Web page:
On the other end of the spectrum there are foods like walnuts, blueberries, salmon, cod, and other fruits which are extremely good for your health. These foods are filled with Omega 3 fatty acids, antioxidants, and vitamin D. All of these foods are great for you for a lot of different reasons, but when it comes to your back, these all help to reduce inflammation which takes pressure off of your spinal nerves and relieves back pain.

There are some coffees which are extremely sugary, high-calorie coffees that you can get at coffee shop chains. These types of coffees have high glycemic indices and many of them contain a high amount of saturated fats in them and are definitely not good for your inflammation and your back pain.

But what about straight black coffee without all the sugar. Well, apparently black coffee is a lot better for you and it doesn’t really have the “not good for you” ingredients. But it also doesn’t have any of the good ingredients either.

Coffee has caffeine in it, and caffeine can actually elevate levels of anxiety that you experience. This is why people that get the jitters from too much coffee seem a little jumpier than normal. The coffee is putting them on edge and sending their bodies into the fight or flight condition and when you are in fight or flight, your muscles are a bit more tense than normal, mostly to prepare you for a quick escape.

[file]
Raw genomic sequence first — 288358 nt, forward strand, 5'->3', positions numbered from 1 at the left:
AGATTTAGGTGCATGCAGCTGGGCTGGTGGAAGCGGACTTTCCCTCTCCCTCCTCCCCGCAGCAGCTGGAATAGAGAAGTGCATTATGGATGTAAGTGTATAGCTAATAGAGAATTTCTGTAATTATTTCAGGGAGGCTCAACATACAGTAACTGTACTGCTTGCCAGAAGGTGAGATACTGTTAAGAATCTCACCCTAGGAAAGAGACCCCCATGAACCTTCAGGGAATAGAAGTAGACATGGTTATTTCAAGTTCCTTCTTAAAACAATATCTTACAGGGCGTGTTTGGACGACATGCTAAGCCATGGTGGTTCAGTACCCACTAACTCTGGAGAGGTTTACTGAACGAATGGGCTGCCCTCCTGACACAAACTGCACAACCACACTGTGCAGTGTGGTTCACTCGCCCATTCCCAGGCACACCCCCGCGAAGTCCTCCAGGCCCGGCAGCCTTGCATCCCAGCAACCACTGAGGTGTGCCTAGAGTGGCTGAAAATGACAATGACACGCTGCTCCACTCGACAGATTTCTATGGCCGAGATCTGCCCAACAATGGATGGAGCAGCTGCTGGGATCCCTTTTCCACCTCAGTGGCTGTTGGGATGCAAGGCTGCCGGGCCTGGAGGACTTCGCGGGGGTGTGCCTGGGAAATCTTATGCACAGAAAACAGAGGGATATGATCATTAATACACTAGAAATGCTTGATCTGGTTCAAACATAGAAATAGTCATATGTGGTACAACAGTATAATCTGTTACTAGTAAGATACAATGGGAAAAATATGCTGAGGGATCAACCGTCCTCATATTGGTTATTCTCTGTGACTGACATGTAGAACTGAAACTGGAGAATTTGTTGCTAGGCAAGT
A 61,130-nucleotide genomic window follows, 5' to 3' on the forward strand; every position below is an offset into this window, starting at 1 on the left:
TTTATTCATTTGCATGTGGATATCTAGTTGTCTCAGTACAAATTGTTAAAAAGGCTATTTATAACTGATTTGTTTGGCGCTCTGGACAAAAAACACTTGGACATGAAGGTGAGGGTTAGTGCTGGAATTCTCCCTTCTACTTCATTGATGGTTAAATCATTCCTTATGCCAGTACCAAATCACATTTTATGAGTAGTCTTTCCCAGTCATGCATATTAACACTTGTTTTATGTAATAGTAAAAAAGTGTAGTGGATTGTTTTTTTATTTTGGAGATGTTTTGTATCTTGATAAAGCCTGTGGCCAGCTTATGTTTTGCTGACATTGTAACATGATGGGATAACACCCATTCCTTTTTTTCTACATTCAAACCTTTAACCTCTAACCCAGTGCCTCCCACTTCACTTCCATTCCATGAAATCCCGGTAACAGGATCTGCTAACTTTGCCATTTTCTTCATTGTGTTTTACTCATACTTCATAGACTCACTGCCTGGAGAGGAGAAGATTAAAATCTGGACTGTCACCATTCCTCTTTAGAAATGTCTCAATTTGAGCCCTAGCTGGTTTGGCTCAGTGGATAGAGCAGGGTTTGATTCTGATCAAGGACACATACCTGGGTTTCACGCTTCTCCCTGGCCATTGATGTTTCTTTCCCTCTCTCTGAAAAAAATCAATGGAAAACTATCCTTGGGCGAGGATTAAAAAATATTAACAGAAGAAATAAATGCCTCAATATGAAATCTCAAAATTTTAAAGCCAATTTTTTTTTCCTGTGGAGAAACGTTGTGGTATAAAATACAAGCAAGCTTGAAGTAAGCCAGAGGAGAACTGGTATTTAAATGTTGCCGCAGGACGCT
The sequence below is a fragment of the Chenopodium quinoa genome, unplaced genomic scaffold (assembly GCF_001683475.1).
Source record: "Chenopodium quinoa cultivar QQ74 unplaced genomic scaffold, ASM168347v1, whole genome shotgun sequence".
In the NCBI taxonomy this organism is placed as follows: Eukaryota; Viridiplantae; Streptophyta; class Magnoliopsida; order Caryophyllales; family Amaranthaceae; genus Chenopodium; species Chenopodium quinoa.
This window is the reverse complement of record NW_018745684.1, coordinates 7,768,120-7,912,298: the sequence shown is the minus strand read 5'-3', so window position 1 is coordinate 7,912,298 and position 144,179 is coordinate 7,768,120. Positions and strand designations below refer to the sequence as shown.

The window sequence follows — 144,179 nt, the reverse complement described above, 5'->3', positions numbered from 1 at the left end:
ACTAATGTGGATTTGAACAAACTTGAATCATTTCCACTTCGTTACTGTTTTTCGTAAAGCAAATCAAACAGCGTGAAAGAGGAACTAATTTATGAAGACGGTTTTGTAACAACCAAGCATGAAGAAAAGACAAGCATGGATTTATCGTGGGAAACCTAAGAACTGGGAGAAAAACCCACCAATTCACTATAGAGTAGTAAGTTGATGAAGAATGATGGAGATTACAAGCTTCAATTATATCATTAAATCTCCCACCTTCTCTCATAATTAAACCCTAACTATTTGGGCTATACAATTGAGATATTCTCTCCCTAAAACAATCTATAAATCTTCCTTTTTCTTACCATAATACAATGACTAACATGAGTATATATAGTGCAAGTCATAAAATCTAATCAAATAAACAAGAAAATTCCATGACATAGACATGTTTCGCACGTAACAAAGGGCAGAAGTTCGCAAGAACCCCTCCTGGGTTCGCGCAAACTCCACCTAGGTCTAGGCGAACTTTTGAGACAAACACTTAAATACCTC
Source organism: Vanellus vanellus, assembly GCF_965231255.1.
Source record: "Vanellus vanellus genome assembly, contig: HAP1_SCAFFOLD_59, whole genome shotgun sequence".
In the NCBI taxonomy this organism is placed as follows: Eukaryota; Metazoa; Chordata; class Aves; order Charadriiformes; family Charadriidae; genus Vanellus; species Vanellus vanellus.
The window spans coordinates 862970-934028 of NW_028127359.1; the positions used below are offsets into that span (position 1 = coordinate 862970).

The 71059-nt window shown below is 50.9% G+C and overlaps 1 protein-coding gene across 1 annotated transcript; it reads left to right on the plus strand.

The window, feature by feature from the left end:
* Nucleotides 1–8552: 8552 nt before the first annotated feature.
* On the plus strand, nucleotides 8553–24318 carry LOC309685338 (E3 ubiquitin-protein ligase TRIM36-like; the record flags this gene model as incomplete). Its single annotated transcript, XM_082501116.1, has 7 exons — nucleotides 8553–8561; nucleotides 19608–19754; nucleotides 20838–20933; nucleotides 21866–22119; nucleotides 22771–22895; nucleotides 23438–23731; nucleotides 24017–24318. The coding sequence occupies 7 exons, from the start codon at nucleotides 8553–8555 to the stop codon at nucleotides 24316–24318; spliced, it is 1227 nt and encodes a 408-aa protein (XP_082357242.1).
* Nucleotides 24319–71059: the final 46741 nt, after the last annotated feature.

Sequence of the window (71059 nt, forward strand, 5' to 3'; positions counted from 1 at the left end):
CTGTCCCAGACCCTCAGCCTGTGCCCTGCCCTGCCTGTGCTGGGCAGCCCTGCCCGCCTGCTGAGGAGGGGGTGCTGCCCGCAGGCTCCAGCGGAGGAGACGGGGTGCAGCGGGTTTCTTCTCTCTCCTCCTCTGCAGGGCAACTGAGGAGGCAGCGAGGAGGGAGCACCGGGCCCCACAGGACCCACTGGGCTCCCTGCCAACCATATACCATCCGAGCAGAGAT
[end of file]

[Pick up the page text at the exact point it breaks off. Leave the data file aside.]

Consequently, if you have back pain, this isn’t good news. Even a little bit of muscle tension can cause your piriformis or psoas muscle to irritate your sciatic nerve and cause back pain.

So, although there probably isn’t much real danger in drinking a cup of coffee in the morning, it can contribute to back pain issues.

According to Elle, Nutrition is one part of a three-pronged approach that Dr. Todd Sinett, chiropractor, certified trainer, and author of the recent book  3 Weeks to a Better Back, uses to tackle back pain. His method also examines these ailments structurally (muscle and bones) and emotionally (everyday stress), but diet is definitely the piece of the puzzle that barely anyone considers.

Dr. Sinett says you can’t pinpoint what back pain caused by diet feels like, exactly–it could range from severe lower back pain to a chronic aching neck. He notes that the science connecting diet and back pain applies to all levels of discomfort, concluding that eating a large amount of inflammatory food (more on that below) can cause muscles to contract without relaxing. If that persists over a long period of time, it can cause back spasms and irritation. Major dietary causes of back pain, he says, include excessive caffeine, alcohol, and sugar–all things that increase cortisol levels. When there’s excess cortisol in the body, connective tissue can get inflamed, causing pain. 

Other stress-causing, cortisol-promoting eating habits include skipping meals, eating large portions, or limiting yourself to a restrictive diet over a long period. You’re not off the hook if all you eat are salads every day, either, since that “roughage,” as Sinett calls it, “causes your digestive tract to go into overdrive very quickly” and triggers the muscular system, too. One way to fix that is by varying the kinds of food you eat day to day and breaking away from routine. Sinett himself used to eat high-fiber oatmeal every morning before developing bloating, stomach pain, and eventually a stiff neck. 

SUFFERING FROM SAD AND LACK OF ENERGY DURING THE WINTER MONTHS….

We all lack energy from time to time but if it doesn’t improve then you should see your GP.